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My Advent of Code 2019 Approach

davefollett profile image Dave Follett Originally published at davefollett.io on ・3 min read

2018 was my first experience with Advent of Code. It sounded like Codewars, so I jumped right in. Wow, I was really impressed. Not only were the puzzles fun, but I really like these aspects as well:

  • Most of the data sets are large, your algorithms and data structures matter. With modern computing, it can be easy to skip or not be worth the time to optimize code. But this doesn’t mean we shouldn’t practice it and the Advent of Code puzzles tend to put you into situations where it’s necessary to do so.
  • The puzzle descriptions can be long and contain lots of details not necessary to solve the puzzle. Some folks don’t like this but I do. Raise your hand ✋ if you have been given a vaguely worded specification that you have to comb through to find the real requirements. Like it or not, some degree of detective 🕵️ work is part of a software developer’s job.
  • Each day’s part 2 puzzle provides a twist on the part 1 puzzle. Sometimes its a small adjustment to solve part 2, but sometimes it’s a near rewrite. Though making a major change can be frustrating, this frequently happens for software applications whether it be the customer changing their mind or through the addition of new features.

🎄 2018 Approach 🎄

I didn’t have much of an approach last year, but I did decide to do the following:

  • Use JavaScript as my language.
  • Do all development directly on CodeSandbox using the NodeJS template. The idea here was to avoid setting up a local development environment, but still have an easy way to share my solutions.

🎅 2019 Approach 🎅

  • Be more organized. Last year, I was careless by not using version control, sometimes I broke part 1 to solve part 2, and it was hard to make my code run different solutions. This year I’m not doing those things and my code can be found in the following GitHub repository:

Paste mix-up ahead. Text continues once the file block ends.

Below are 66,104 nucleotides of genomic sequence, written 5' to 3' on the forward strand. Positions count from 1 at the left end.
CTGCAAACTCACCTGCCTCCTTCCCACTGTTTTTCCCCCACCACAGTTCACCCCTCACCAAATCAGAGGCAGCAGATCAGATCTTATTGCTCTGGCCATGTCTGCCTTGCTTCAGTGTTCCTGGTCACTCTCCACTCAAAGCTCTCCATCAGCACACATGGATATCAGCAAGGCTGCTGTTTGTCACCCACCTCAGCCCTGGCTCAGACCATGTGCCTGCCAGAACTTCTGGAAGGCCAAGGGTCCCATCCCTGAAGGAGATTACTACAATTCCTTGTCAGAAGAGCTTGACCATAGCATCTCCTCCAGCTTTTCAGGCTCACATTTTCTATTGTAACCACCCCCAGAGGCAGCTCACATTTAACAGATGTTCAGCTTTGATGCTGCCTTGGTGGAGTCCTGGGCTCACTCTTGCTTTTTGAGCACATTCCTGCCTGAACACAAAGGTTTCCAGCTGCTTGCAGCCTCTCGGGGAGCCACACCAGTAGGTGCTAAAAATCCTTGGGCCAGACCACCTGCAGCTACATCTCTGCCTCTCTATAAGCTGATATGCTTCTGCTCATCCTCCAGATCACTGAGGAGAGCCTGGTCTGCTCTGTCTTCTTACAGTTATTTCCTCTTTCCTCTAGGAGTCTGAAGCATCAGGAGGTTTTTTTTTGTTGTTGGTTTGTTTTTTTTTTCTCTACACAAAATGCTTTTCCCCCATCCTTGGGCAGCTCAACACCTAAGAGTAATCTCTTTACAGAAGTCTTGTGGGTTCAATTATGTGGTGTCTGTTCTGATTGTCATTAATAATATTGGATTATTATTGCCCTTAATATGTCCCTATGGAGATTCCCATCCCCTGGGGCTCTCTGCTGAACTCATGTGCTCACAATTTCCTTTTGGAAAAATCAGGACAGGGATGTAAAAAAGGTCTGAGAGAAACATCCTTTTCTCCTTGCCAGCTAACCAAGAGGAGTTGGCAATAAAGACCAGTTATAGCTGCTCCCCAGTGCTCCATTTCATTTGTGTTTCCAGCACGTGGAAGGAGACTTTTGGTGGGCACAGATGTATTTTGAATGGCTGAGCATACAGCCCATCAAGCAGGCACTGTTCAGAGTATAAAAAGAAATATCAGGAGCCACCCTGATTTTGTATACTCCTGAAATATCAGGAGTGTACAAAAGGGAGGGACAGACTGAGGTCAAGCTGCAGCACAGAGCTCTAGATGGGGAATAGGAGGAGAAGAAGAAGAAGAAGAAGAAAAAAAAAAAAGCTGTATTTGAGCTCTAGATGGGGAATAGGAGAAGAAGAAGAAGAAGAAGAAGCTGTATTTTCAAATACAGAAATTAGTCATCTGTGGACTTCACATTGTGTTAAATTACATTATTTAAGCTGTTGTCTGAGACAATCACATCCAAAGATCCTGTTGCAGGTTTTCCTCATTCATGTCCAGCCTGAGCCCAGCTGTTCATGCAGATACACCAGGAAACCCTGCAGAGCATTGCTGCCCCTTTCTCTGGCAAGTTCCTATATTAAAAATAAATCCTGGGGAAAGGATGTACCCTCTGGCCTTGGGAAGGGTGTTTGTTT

• Setup a local development environment but still upload it to CodeSandbox. I decided to build on last year’s NodeJS web application by adding ExpressJS and making it more visually appealing (thanks to NES.css). Check it running live on CodeSandbox below. It’s also easy to run locally.

  • Don’t stress out about it. Last year, I put too much pressure on myself to solve each day’s puzzles as quickly as possible. This year I want to focus on creating good working solutions. If I get them done the same day they release, great. But if not, that’s okay, too. The creator of Advent of Code, Eric Wastl, recently gave good advice regarding this on Twitter:

AdventOfCode tips:

  • Focus on learning; don’t worry about the leaderboard.

  • It’s okay to skip puzzles!

  • It’s okay to ask for help!

  • If you don’t know how to solve something, try breaking it into smaller parts. Repeat as necessary.

You’ve got this! 🌟

@ericwastltwitter.com/ericwastl/status/1202297198236573697

🤔 Parting Thoughts 🤔

That pretty much wraps up how I’m approaching Advent of Code this year. Last year, I earned ⭐⭐ on 10 of the first 11 days (I completely skipped day 9). I hoping 🤞 to do about that well this year, but I’m not going to sweat it if I don’t.

Good luck and feel free to contact me if you need any hints or help.

Discussion

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craigmc08 profile image
Craig McIlwrath

This is my first year doing it, and I chose Haskell for it. I'm stil learning it, so my focus is more on solving the challenges than optimization.

I thought about doing Javascript, but I decided that would be the "easy" way out 😂

I'm also keeping a git repo for my solutions.

I'm keeping each day separate, but I have a feeling that my IntCode interpreter will be a recurring component...

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Dave Follett Author

I think AoC is a great way to learn a new language as long as you don't stress out about your pace. But whatever language you use, AoC will definitely sharpen your skills with it.

By the way, JavaScript isn't the "easy" way out for me. 😜

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craigmc08 profile image
Craig McIlwrath

Yeah I'm not too worried about pace, just want to solve them all.

And when I said easy, I meant for me I wouldn't really need to think about the language, just about the puzzles.

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hexin profile image
Kacper Kaśków

I decided to learn some new language during AoC (golang). The puzzles take more time than usually, but I have double fun.

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Charith Rathnayake

I'm learning Go by doing the puzzles. Maybe not the best language to use if you want to finish them as soon as possible. I'm just going to take my sweet time and solve them all. :D

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Joe Zack

🤚🤚🤚🤚

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Dave Follett Author

I did a bit of advanced prep to get things setup before Dec 1st so it would be easy to focus on the puzzles. Ironically, I'm much more experienced with C++ than JavaScript.

Good Luck!